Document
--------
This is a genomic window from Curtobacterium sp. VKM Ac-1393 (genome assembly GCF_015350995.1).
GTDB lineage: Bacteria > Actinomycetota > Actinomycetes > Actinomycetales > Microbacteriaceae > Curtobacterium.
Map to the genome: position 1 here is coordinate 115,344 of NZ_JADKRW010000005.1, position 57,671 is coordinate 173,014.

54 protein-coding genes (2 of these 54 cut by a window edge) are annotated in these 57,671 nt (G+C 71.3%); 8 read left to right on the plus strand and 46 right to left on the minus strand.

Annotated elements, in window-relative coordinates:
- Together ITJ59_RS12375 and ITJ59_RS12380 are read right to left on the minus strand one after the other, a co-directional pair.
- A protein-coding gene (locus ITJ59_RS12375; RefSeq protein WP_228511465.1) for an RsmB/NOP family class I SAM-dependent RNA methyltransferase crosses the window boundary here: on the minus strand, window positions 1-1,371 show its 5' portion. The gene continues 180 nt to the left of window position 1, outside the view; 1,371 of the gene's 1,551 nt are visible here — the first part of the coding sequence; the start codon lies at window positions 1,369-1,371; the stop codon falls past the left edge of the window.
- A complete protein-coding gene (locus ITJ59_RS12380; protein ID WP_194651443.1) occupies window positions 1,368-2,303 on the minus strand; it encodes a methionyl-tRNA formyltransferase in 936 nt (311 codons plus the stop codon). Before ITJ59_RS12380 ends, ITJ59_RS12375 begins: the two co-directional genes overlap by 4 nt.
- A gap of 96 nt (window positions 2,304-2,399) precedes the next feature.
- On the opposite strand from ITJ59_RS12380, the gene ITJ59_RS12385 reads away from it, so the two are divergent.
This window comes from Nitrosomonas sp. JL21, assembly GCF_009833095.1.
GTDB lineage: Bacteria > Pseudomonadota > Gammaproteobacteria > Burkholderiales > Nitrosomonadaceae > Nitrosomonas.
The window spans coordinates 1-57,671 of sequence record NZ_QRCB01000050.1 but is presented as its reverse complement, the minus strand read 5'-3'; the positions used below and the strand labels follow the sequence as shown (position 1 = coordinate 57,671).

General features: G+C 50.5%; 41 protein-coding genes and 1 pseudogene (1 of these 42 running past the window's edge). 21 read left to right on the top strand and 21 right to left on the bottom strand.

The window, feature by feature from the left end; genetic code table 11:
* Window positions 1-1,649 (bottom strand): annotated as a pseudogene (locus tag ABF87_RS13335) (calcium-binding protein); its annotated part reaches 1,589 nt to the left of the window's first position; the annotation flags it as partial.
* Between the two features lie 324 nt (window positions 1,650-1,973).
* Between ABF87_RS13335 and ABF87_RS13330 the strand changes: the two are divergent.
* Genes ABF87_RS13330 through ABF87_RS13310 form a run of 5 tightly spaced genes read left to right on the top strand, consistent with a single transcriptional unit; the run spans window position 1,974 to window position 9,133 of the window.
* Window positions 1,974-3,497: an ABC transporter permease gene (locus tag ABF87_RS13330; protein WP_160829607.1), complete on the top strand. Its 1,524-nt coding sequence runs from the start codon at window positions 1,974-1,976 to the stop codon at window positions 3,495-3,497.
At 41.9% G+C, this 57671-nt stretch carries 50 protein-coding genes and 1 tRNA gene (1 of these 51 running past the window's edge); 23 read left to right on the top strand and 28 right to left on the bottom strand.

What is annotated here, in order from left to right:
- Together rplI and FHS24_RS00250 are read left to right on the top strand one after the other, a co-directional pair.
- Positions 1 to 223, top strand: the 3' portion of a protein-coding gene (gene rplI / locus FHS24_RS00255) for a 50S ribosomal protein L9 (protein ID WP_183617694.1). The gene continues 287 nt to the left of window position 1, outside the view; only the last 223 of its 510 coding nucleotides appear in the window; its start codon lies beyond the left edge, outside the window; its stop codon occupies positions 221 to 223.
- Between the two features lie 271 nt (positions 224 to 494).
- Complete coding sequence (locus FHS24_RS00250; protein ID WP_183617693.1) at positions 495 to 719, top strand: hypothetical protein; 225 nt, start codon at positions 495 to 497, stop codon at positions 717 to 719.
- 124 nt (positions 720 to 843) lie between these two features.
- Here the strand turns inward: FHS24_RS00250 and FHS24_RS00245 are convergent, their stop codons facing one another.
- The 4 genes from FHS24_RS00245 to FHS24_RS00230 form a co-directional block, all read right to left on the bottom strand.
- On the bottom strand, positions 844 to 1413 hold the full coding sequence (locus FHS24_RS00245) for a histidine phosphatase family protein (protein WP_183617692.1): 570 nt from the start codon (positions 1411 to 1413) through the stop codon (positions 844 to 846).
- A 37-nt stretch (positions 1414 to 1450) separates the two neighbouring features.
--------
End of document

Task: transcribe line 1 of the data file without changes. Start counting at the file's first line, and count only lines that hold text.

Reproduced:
This is a genomic window from Curtobacterium sp. VKM Ac-1393 (genome assembly GCF_015350995.1).